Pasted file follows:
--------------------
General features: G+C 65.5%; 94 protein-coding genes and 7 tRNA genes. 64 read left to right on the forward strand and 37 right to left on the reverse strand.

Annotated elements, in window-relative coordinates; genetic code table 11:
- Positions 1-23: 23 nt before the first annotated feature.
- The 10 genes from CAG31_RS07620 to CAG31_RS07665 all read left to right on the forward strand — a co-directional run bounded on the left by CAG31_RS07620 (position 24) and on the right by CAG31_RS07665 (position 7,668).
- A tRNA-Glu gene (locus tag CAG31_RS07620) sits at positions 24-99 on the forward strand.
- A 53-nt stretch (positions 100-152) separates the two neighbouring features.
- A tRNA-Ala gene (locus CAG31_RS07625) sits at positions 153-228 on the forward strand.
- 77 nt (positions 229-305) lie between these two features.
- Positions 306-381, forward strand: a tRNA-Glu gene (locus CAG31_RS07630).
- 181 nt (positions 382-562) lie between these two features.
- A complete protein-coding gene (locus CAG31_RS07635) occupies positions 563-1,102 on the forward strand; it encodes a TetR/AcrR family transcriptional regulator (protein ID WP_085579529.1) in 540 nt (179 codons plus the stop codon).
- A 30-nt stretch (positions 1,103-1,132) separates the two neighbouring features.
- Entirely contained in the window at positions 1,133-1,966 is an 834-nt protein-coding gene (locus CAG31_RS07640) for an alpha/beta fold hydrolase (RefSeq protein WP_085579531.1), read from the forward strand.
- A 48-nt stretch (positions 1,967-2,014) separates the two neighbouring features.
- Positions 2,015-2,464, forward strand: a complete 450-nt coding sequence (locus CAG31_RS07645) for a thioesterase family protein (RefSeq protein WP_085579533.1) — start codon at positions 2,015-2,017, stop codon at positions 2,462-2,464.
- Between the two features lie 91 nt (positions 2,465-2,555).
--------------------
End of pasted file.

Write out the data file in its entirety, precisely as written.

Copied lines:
General features: G+C 65.5%; 94 protein-coding genes and 7 tRNA genes. 64 read left to right on the forward strand and 37 right to left on the reverse strand.

Annotated elements, in window-relative coordinates; genetic code table 11:
- Positions 1-23: 23 nt before the first annotated feature.
- The 10 genes from CAG31_RS07620 to CAG31_RS07665 all read left to right on the forward strand — a co-directional run bounded on the left by CAG31_RS07620 (position 24) and on the right by CAG31_RS07665 (position 7,668).
- A tRNA-Glu gene (locus tag CAG31_RS07620) sits at positions 24-99 on the forward strand.
- A 53-nt stretch (positions 100-152) separates the two neighbouring features.
- A tRNA-Ala gene (locus CAG31_RS07625) sits at positions 153-228 on the forward strand.
- 77 nt (positions 229-305) lie between these two features.
- Positions 306-381, forward strand: a tRNA-Glu gene (locus CAG31_RS07630).
- 181 nt (positions 382-562) lie between these two features.
- A complete protein-coding gene (locus CAG31_RS07635) occupies positions 563-1,102 on the forward strand; it encodes a TetR/AcrR family transcriptional regulator (protein ID WP_085579529.1) in 540 nt (179 codons plus the stop codon).
- A 30-nt stretch (positions 1,103-1,132) separates the two neighbouring features.
- Entirely contained in the window at positions 1,133-1,966 is an 834-nt protein-coding gene (locus CAG31_RS07640) for an alpha/beta fold hydrolase (RefSeq protein WP_085579531.1), read from the forward strand.
- A 48-nt stretch (positions 1,967-2,014) separates the two neighbouring features.
- Positions 2,015-2,464, forward strand: a complete 450-nt coding sequence (locus CAG31_RS07645) for a thioesterase family protein (RefSeq protein WP_085579533.1) — start codon at positions 2,015-2,017, stop codon at positions 2,462-2,464.
- Between the two features lie 91 nt (positions 2,465-2,555).